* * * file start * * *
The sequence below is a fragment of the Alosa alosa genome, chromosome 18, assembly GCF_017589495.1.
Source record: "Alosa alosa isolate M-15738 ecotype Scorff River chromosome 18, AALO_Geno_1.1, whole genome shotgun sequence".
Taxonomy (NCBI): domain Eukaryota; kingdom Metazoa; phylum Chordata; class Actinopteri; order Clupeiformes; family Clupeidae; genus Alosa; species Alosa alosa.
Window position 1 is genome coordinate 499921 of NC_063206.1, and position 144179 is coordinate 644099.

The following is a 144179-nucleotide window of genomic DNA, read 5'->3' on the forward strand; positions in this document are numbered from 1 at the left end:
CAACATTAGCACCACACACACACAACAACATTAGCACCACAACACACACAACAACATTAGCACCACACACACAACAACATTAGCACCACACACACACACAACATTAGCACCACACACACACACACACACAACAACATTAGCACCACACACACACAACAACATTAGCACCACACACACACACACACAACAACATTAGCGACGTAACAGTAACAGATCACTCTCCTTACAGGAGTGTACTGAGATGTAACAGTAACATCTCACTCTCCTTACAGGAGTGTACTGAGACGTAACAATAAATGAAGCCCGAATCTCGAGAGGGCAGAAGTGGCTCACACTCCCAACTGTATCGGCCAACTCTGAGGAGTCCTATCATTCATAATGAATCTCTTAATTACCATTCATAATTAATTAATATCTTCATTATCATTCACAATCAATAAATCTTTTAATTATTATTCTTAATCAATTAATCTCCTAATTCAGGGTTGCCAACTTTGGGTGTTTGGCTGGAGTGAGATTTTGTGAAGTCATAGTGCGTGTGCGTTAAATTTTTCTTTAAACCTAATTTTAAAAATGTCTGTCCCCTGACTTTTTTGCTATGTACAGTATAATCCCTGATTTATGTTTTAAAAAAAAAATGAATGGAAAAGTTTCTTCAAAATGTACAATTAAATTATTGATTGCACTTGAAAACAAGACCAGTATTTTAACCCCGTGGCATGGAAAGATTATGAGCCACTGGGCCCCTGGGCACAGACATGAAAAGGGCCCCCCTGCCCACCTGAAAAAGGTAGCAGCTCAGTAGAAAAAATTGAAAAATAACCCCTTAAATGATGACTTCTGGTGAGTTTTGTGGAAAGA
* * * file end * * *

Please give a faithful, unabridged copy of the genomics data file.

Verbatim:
The sequence below is a fragment of the Alosa alosa genome, chromosome 18, assembly GCF_017589495.1.
Source record: "Alosa alosa isolate M-15738 ecotype Scorff River chromosome 18, AALO_Geno_1.1, whole genome shotgun sequence".
Taxonomy (NCBI): domain Eukaryota; kingdom Metazoa; phylum Chordata; class Actinopteri; order Clupeiformes; family Clupeidae; genus Alosa; species Alosa alosa.
Window position 1 is genome coordinate 499921 of NC_063206.1, and position 144179 is coordinate 644099.

The following is a 144179-nucleotide window of genomic DNA, read 5'->3' on the forward strand; positions in this document are numbered from 1 at the left end:
CAACATTAGCACCACACACACACAACAACATTAGCACCACAACACACACAACAACATTAGCACCACACACACAACAACATTAGCACCACACACACACACAACATTAGCACCACACACACACACACACACAACAACATTAGCACCACACACACACAACAACATTAGCACCACACACACACACACACAACAACATTAGCGACGTAACAGTAACAGATCACTCTCCTTACAGGAGTGTACTGAGATGTAACAGTAACATCTCACTCTCCTTACAGGAGTGTACTGAGACGTAACAATAAATGAAGCCCGAATCTCGAGAGGGCAGAAGTGGCTCACACTCCCAACTGTATCGGCCAACTCTGAGGAGTCCTATCATTCATAATGAATCTCTTAATTACCATTCATAATTAATTAATATCTTCATTATCATTCACAATCAATAAATCTTTTAATTATTATTCTTAATCAATTAATCTCCTAATTCAGGGTTGCCAACTTTGGGTGTTTGGCTGGAGTGAGATTTTGTGAAGTCATAGTGCGTGTGCGTTAAATTTTTCTTTAAACCTAATTTTAAAAATGTCTGTCCCCTGACTTTTTTGCTATGTACAGTATAATCCCTGATTTATGTTTTAAAAAAAAAATGAATGGAAAAGTTTCTTCAAAATGTACAATTAAATTATTGATTGCACTTGAAAACAAGACCAGTATTTTAACCCCGTGGCATGGAAAGATTATGAGCCACTGGGCCCCTGGGCACAGACATGAAAAGGGCCCCCCTGCCCACCTGAAAAAGGTAGCAGCTCAGTAGAAAAAATTGAAAAATAACCCCTTAAATGATGACTTCTGGTGAGTTTTGTGGAAAGA